There’s a knack to deciphering what an invite implies about the collection it’s inviting you to. Dak’s autumn 2013 invite, with its heavy grey, quasi-oragami folds, said much. It revealed the collection’s tone, it revealed its plays on pleats, draping and folds. What it didn’t hint at, or at least wasn’t overt, was the androgynous mood that would do much to bind a story that moved between firm pleats and structured minimalism.
Androgyny and minimalism are now evergreen looks, pushed on by devotees of the likes of Celine from trend to staple. For Daks in autumn / winter 2013 both were influenced by the far reaching style of Charlotte Rampling’s youth. To this end, it’s a collection for one not averse to a winter wardrobe of wide leg trousers and coats that could have been borrowed from a boyfriend. Nor should the right frame be averse to the pleated jump suit which was, in a word, hot.
It’s not all volume though. Skinny cuts, both a commercial reality and a desired element, made their presence felt but still worked best when styled to the collection’s vibe: a high waisted, pleated skirt seems like a must buy for the right waist. The collection’s cropped metallics, telling more of the minimalist story than the masculine one, seemed like a perfect wardrobe inclusion too – buy them in late summer, indulge in the trend, and make them transseasonal.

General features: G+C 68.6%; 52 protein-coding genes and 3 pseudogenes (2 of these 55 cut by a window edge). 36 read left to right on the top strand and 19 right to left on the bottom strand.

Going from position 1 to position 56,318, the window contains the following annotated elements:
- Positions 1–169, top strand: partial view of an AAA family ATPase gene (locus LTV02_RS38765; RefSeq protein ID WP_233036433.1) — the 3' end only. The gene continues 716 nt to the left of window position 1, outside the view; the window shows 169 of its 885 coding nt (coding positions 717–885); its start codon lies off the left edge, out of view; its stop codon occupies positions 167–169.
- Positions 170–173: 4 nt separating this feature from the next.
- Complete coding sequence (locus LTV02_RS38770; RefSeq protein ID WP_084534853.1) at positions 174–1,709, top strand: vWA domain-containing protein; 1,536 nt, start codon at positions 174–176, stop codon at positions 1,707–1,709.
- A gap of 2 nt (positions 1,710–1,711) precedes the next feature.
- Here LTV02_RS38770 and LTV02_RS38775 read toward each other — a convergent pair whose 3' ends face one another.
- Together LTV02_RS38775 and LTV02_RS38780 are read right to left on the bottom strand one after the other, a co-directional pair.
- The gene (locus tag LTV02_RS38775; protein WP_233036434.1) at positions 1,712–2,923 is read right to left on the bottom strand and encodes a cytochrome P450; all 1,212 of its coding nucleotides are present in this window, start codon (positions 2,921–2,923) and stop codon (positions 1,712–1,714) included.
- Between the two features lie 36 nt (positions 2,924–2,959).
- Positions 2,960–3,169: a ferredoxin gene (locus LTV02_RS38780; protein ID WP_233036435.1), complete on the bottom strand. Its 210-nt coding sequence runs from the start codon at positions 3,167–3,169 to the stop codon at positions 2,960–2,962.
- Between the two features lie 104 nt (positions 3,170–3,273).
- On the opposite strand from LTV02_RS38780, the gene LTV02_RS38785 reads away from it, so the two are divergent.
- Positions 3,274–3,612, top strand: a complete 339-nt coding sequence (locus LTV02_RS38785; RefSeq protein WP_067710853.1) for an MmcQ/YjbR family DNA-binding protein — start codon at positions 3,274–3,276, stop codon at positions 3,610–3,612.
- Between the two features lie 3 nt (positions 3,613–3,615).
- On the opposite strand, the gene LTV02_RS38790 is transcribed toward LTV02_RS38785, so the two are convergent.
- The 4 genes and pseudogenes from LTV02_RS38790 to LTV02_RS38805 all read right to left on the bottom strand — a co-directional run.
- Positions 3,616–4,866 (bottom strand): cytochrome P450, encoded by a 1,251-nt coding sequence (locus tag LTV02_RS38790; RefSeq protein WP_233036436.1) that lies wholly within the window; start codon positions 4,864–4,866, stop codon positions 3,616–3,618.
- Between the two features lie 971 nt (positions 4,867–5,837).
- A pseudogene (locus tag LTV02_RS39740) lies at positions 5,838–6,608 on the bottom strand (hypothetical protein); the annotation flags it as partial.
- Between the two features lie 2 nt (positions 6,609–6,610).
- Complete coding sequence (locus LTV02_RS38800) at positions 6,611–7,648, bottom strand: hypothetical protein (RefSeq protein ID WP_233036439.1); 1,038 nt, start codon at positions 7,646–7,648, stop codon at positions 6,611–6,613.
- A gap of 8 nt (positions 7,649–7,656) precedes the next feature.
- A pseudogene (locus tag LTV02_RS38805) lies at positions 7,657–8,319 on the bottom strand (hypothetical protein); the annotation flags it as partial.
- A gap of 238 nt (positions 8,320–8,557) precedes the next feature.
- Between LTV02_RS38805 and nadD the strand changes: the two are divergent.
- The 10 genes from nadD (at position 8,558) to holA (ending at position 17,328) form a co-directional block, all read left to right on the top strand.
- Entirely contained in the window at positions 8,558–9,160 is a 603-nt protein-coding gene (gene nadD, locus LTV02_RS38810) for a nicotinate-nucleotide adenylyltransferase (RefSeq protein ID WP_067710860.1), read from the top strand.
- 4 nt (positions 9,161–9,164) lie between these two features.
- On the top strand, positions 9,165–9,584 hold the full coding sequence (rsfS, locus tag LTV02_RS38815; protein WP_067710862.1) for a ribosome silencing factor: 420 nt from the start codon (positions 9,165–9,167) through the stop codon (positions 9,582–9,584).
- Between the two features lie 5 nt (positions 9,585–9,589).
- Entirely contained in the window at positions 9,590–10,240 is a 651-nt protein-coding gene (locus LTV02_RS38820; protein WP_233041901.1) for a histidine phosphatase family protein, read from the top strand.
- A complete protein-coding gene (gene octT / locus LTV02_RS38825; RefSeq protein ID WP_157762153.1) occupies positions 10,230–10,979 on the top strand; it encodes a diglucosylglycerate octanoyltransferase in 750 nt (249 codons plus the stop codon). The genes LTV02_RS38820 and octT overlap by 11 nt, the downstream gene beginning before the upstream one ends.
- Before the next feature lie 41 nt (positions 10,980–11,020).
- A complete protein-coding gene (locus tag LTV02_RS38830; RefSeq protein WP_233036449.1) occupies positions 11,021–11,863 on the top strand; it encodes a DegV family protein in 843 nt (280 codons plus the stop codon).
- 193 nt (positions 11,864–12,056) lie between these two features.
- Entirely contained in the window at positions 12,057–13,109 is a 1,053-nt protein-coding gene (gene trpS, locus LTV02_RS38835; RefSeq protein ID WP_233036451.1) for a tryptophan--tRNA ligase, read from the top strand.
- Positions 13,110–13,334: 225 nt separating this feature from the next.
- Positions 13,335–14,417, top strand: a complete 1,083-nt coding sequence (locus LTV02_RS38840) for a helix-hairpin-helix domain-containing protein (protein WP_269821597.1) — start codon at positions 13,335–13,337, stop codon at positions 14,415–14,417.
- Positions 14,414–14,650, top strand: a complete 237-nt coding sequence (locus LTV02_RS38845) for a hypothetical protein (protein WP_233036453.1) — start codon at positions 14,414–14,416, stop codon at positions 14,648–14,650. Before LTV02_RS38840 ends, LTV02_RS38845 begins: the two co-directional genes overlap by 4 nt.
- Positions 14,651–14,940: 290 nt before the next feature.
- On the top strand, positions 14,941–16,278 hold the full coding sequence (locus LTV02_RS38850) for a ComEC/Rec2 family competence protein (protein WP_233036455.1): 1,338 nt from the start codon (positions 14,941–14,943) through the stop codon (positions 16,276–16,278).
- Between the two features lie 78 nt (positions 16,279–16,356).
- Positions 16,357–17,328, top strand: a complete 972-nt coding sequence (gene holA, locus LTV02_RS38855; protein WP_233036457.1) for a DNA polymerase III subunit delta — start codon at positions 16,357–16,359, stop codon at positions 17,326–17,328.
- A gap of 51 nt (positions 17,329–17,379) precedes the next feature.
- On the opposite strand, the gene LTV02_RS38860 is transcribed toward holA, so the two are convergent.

As a heritage brand, miss the three Royal Warrants if you dare, Daks’ story naturally drew an older reference. The palette here, heavy in tone but accented with winter rose prints, and both claret red and olive tones, drawn from the 1930s. It seemed subdued in comparison to the overdone Daks check, but served as a perfect highlight against the darker flannel and felts.
In short, a stylish collection for those without a miniskirt bent.
You can see all of the Daks autumn (fall) / winter 2013 runway collection by clicking on a thumbnail on the left. From there you can browse through each of the pictures from the fashion show.
Photography by Imaxtree